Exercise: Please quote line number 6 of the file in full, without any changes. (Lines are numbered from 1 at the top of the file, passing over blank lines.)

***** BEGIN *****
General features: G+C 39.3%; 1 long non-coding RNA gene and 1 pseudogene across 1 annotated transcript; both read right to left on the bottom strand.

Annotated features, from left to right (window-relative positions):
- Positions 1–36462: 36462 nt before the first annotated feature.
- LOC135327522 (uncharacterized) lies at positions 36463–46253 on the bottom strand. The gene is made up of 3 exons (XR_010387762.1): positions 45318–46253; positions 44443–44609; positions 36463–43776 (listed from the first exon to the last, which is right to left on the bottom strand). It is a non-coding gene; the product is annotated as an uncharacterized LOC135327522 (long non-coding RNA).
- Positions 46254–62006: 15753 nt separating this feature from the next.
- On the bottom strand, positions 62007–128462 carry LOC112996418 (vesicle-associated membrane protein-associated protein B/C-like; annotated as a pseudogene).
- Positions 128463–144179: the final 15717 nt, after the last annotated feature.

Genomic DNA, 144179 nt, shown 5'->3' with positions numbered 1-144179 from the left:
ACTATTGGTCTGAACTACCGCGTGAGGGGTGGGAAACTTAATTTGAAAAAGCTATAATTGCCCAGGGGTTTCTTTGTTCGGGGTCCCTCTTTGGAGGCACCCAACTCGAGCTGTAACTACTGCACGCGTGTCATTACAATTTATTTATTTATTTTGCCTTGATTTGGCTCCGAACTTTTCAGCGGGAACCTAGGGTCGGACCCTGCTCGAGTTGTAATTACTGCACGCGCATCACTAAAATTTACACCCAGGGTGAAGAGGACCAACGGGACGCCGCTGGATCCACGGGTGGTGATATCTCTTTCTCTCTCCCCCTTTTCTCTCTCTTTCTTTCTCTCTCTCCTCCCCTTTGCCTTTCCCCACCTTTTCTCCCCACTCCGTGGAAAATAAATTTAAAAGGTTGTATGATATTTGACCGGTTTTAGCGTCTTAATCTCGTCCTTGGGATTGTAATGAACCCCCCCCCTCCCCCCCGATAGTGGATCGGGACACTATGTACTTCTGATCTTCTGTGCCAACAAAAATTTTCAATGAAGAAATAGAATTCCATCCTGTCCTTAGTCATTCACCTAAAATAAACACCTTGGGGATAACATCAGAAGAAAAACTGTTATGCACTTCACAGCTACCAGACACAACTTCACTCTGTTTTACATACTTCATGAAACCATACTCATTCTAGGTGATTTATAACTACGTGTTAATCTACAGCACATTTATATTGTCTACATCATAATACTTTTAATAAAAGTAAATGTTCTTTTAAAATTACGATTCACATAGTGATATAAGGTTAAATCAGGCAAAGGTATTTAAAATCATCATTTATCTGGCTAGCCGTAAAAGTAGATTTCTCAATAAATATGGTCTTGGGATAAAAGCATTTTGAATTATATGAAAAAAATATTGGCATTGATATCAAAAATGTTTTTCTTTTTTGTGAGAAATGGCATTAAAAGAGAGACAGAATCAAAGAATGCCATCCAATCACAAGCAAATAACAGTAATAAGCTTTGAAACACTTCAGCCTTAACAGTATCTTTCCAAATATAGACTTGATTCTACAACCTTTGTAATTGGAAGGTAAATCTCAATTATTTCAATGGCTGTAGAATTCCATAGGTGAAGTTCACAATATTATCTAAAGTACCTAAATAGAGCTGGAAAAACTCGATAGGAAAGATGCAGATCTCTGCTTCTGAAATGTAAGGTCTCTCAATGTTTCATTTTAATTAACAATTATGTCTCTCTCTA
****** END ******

- On the bottom strand, positions 62007–128462 carry LOC112996418 (vesicle-associated membrane protein-associated protein B/C-like; annotated as a pseudogene).